The illiterate of the 21st century will not be those who cannot read and write, but those who cannot learn, unlearn, and relearn.

Alvin Toffler

A friend of mine shared this quote with me (as an encouragement) after I had a battle in the classroom yesterday morning. I had been co-teaching two lessons with our Ugandan team: the first was Language, followed by Behaviour Management. I went from a high of a joint rendition of Incy Wincy Spider with my colleague during a lesson on fine motor skills with our year 1 student teachers; down to rock bottom when discussing the recent case of the secondary student who died after being caned by his teacher in Mbale (from my last post). I used the newspaper article as a review discussion exercise and wanted our student teachers to reflect on this. Our students have had numerous lessons this year where they have learnt about Child Protection, what corporal punishment is and how it is illegal in Uganda. During our discussion one student said that the death could have been from ‘over-beating’. Over beating? Of course my next question was how many strokes is enough? The student’s response: ‘according to the government of Uganda, three strokes.’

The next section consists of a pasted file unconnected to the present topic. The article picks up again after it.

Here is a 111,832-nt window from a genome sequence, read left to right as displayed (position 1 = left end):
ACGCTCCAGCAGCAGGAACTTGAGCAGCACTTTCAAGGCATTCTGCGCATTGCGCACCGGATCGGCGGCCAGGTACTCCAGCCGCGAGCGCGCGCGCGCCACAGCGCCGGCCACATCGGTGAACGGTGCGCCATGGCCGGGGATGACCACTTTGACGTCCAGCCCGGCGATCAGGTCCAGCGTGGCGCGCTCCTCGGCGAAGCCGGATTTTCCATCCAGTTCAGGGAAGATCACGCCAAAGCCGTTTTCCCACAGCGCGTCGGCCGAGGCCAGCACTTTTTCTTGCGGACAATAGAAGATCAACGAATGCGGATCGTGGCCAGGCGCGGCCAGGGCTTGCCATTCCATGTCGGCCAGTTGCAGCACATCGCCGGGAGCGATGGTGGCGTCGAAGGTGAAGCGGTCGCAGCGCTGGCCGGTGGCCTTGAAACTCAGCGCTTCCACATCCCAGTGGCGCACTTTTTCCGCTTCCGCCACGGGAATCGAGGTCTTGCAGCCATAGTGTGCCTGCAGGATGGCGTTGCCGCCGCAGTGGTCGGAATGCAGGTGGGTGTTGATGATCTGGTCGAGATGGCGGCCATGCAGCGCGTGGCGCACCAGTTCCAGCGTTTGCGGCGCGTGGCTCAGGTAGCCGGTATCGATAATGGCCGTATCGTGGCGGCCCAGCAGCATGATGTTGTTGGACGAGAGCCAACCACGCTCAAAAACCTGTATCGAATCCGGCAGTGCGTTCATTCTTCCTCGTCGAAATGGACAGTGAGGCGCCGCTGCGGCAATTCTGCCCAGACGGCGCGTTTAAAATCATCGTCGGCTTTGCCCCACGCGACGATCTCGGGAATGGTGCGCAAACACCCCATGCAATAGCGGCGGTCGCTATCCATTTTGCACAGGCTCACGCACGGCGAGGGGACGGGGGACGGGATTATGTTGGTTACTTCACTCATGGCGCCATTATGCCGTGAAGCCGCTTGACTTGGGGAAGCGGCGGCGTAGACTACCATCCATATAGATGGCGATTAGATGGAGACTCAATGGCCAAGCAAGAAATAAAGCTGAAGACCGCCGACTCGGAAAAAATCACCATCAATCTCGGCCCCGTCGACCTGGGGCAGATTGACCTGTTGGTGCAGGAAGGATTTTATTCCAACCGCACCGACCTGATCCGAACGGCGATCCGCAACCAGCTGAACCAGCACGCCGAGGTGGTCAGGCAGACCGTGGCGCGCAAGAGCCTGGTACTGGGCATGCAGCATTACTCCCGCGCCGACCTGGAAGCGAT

What? Face palm!


Ok, we are all going to answer this question now, how many strokes is enough: I go around our students one-by-one: 3, 2, 3, 3, 2, 2, 3, 3, 2, 2, 0. Momentarily that lesson plan went out the window and I went on a rant. My co-teacher followed my lead and had her say after mine.

I told that student I would give him 100,000 Ugandan shillings if he could produce evidence for the three strokes being the maximum amount of strokes recommended by the government. He told me he would bring me the evidence next week.

It’s easy (in many ways) to teach student teachers how to teach reading and writing, mathematics, even skills in reading aloud and making resources. But teaching and re-teaching about behaviour management and positive discipline is an enormous challenge! Especially in a culture that believes strongly that ‘children’s ears are on their buttocks!’ 

Toffler has got me thinking and reflecting a lot about unlearning and relearning…



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